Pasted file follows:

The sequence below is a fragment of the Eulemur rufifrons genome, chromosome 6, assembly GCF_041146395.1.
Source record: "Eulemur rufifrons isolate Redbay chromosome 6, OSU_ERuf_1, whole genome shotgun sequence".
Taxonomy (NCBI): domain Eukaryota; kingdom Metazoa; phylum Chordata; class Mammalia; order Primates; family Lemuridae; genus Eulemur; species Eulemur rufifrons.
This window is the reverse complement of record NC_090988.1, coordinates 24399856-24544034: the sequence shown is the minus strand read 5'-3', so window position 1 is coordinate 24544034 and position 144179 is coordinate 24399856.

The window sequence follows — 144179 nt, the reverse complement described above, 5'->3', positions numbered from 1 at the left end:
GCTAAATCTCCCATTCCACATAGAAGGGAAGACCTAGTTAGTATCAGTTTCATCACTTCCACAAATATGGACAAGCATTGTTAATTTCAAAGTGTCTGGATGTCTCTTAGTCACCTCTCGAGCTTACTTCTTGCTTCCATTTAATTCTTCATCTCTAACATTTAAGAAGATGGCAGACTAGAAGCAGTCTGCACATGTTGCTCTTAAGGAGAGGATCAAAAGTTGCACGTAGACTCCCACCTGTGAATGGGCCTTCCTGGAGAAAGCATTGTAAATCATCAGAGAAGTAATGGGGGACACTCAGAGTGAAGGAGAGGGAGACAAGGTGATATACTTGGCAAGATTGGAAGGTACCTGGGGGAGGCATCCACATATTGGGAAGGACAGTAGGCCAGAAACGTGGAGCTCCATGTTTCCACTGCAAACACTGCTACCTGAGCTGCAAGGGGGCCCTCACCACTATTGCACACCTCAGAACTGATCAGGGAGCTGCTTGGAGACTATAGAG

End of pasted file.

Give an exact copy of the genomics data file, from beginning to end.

The sequence below is a fragment of the Eulemur rufifrons genome, chromosome 6, assembly GCF_041146395.1.
Source record: "Eulemur rufifrons isolate Redbay chromosome 6, OSU_ERuf_1, whole genome shotgun sequence".
Taxonomy (NCBI): domain Eukaryota; kingdom Metazoa; phylum Chordata; class Mammalia; order Primates; family Lemuridae; genus Eulemur; species Eulemur rufifrons.
This window is the reverse complement of record NC_090988.1, coordinates 24399856-24544034: the sequence shown is the minus strand read 5'-3', so window position 1 is coordinate 24544034 and position 144179 is coordinate 24399856.

The window sequence follows — 144179 nt, the reverse complement described above, 5'->3', positions numbered from 1 at the left end:
GCTAAATCTCCCATTCCACATAGAAGGGAAGACCTAGTTAGTATCAGTTTCATCACTTCCACAAATATGGACAAGCATTGTTAATTTCAAAGTGTCTGGATGTCTCTTAGTCACCTCTCGAGCTTACTTCTTGCTTCCATTTAATTCTTCATCTCTAACATTTAAGAAGATGGCAGACTAGAAGCAGTCTGCACATGTTGCTCTTAAGGAGAGGATCAAAAGTTGCACGTAGACTCCCACCTGTGAATGGGCCTTCCTGGAGAAAGCATTGTAAATCATCAGAGAAGTAATGGGGGACACTCAGAGTGAAGGAGAGGGAGACAAGGTGATATACTTGGCAAGATTGGAAGGTACCTGGGGGAGGCATCCACATATTGGGAAGGACAGTAGGCCAGAAACGTGGAGCTCCATGTTTCCACTGCAAACACTGCTACCTGAGCTGCAAGGGGGCCCTCACCACTATTGCACACCTCAGAACTGATCAGGGAGCTGCTTGGAGACTATAGAG